The Tigers announced — on Twitter, no less — that they’ve traded Nate Robertson to the Marlins for minor-league left hander Jay Voss. Nate will become the only lefty in the Marlins starting rotation. He was set to start tomorrow in the Grapefruit League finale against the Pirates.
According to MLB.com’s Joe Frisaro:
Before being finalized on Tuesday, the Robertson deal first had to receive the approval of the commissioner’s office, because more than $1 million was being exchanged.
At $10 million this year, Robertson immediately becomes the Marlins’ highest-paid player.
For the Tigers’ rotation, it means that Dontrelle Willis and Jeremy Bonderman, both of whom are making final tune-up starts today, are the fourth and fifth starters — but not necessarily in that order. And that Eddie Bonine, another member of the Opening Day roster, will be Jim Leyland‘s safety net should either falter.
As for Voss, well, Frisaro tagged him as a “prospect” but he must not be a highly regarded one. In this piece on the Marlins’ top 10 prospects Voss is nowhere to be found. But the Freep‘s John Lowe reports:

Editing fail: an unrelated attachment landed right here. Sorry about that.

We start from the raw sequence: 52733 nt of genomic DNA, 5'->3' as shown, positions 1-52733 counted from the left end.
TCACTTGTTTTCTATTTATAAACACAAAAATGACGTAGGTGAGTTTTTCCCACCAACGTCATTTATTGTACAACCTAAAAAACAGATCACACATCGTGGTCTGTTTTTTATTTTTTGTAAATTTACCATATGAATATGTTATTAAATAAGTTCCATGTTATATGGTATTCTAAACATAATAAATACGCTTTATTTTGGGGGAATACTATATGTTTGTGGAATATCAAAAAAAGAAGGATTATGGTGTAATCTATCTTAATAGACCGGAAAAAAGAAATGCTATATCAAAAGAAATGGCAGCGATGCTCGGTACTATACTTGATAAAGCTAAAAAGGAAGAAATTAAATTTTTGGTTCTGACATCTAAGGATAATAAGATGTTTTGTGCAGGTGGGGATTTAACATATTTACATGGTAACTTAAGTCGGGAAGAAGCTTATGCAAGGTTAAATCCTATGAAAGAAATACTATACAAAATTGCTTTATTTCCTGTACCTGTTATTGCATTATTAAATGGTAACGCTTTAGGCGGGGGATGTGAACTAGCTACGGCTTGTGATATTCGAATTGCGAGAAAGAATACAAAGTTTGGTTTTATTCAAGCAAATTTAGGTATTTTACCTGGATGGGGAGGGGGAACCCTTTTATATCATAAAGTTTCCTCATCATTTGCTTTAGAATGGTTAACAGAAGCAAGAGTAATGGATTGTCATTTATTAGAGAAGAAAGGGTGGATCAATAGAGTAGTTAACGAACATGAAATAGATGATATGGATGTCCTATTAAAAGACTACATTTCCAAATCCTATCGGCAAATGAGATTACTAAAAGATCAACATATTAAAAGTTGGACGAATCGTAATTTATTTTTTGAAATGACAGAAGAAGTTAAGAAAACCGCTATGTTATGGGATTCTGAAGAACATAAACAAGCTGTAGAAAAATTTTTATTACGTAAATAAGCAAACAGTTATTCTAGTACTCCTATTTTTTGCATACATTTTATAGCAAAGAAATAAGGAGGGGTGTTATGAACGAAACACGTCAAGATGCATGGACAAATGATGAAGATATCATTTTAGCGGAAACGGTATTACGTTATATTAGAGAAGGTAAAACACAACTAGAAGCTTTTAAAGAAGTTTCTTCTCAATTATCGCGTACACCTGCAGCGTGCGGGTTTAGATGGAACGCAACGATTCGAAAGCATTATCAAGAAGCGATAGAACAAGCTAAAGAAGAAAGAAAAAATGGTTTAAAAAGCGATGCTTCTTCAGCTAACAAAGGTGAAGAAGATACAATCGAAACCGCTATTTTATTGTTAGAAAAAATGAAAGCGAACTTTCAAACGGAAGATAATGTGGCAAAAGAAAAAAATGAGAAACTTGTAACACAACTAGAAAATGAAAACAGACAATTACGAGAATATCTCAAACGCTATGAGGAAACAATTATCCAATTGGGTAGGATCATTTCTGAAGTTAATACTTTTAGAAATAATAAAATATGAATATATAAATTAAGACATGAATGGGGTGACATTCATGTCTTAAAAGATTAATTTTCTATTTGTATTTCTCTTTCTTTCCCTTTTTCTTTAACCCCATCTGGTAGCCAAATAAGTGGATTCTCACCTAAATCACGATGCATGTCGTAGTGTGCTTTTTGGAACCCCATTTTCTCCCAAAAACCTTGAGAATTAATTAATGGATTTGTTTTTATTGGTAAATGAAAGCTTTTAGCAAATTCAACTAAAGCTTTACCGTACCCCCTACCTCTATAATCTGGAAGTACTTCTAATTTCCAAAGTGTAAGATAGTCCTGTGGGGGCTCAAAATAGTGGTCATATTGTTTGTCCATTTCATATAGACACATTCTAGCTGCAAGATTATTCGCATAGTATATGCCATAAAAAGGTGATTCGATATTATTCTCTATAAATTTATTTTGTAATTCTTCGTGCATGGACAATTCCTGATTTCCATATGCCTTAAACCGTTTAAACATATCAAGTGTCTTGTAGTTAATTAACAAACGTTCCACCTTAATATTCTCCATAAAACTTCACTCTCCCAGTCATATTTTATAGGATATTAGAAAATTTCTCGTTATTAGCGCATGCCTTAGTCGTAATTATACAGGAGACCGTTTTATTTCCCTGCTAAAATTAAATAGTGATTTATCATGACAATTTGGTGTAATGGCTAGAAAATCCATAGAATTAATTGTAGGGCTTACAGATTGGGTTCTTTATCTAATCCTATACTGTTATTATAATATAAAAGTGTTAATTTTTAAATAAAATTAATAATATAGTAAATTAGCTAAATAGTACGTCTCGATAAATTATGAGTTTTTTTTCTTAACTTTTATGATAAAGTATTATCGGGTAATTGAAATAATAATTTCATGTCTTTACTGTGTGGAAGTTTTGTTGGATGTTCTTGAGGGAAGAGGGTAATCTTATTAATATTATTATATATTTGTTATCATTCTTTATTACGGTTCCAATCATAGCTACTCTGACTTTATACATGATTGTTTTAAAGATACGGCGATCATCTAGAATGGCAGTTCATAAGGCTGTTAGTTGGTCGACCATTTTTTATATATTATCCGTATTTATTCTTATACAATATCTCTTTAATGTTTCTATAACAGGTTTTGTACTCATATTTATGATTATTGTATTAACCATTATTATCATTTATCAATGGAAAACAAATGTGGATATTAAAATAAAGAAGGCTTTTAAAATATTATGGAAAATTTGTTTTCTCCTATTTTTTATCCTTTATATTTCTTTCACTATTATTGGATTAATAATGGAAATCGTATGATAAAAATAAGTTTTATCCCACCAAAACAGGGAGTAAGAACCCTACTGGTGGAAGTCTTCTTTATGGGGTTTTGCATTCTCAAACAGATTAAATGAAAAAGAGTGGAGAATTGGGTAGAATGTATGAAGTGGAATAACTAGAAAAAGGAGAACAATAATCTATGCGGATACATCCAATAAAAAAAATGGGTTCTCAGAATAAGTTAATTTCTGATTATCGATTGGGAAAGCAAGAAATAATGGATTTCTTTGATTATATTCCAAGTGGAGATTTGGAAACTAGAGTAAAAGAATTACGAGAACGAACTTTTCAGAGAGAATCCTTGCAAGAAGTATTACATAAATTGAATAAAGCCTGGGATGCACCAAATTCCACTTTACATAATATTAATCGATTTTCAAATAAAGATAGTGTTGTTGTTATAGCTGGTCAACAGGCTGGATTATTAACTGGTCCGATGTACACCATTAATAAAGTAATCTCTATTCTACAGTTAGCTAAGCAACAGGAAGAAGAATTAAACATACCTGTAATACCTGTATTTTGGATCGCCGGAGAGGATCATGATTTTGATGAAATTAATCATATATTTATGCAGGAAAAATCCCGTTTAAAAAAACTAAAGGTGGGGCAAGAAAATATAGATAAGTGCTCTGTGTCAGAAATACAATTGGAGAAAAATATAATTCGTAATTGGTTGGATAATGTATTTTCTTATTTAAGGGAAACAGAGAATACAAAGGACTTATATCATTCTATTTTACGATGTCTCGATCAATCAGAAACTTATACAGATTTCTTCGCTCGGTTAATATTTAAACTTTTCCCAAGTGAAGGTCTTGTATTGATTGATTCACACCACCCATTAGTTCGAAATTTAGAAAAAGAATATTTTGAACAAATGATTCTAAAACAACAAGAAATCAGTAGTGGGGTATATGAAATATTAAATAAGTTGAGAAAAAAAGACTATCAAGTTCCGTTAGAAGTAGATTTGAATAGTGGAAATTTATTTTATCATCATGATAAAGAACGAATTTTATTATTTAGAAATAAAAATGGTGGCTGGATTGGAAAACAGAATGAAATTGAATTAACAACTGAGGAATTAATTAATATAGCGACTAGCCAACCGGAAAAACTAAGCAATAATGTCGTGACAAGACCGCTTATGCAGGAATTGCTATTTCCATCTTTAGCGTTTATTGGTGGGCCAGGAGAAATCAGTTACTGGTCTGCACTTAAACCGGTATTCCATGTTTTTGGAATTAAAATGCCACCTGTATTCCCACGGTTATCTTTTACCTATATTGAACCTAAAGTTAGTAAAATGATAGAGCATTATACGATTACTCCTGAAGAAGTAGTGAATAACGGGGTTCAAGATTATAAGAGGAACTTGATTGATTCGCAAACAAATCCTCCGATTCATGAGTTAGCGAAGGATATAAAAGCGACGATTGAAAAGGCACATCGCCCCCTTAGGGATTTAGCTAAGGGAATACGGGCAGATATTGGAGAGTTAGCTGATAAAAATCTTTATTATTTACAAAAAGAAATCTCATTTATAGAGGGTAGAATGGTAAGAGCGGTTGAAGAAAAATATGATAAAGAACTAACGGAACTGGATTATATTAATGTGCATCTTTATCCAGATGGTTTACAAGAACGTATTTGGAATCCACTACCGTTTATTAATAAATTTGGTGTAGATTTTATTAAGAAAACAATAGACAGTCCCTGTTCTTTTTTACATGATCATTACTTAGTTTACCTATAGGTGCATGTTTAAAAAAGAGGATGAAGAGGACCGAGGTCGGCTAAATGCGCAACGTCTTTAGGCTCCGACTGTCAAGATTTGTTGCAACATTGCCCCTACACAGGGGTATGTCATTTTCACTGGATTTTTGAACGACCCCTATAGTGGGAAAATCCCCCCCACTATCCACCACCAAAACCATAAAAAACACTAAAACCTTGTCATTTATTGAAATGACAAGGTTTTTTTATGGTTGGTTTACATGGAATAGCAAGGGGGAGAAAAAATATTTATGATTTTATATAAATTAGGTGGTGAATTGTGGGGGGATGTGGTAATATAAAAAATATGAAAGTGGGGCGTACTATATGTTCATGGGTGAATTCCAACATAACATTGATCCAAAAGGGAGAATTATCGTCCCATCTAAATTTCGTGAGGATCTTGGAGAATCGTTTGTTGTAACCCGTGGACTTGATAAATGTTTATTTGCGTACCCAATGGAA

Voss, 22, split the 2009 season between Class A Jupiter and Double-A Jacksonville. In 10 games with Jupiter, he compiled a 2.03 ERA and 10 strikeouts. Voss had a 3-0 record, 2.97 ERA and 36 strikeouts in 30 appearances with Jacksonville.
Selected by the Marlins in the eighth round of the 2007 draft, Voss saw action in 11 games with Mesa in the Arizona Fall League following last season. He fanned 12 batters in posting a 1-0 record and 4.91 ERA.
What cannot be minimized is Willis’ resurgence. If four weeks ago you had to guess which lefty had the best chance to make the Tigers rotation, you would’ve selected Robertson, right? I would have. And only because he was building on a strong finish to the 2009 season.
And, while Nate was having a nice, if not overwhelming spring, everyone was busy tip-toeing around the subject of D-Train. Sure, they were quick to point out his solid statistical spring camp but it seemed like the club was giving Willis a dignified exit from the organization.
Bottom line? The Tigers were going to get bubkus in a trade for Dontrelle Willis so they moved the most marketable major-league pitcher they had. In that regard, this trade makes sense.
Of course, now the question is: Will the 2010 model of the D-Train be a local or an express?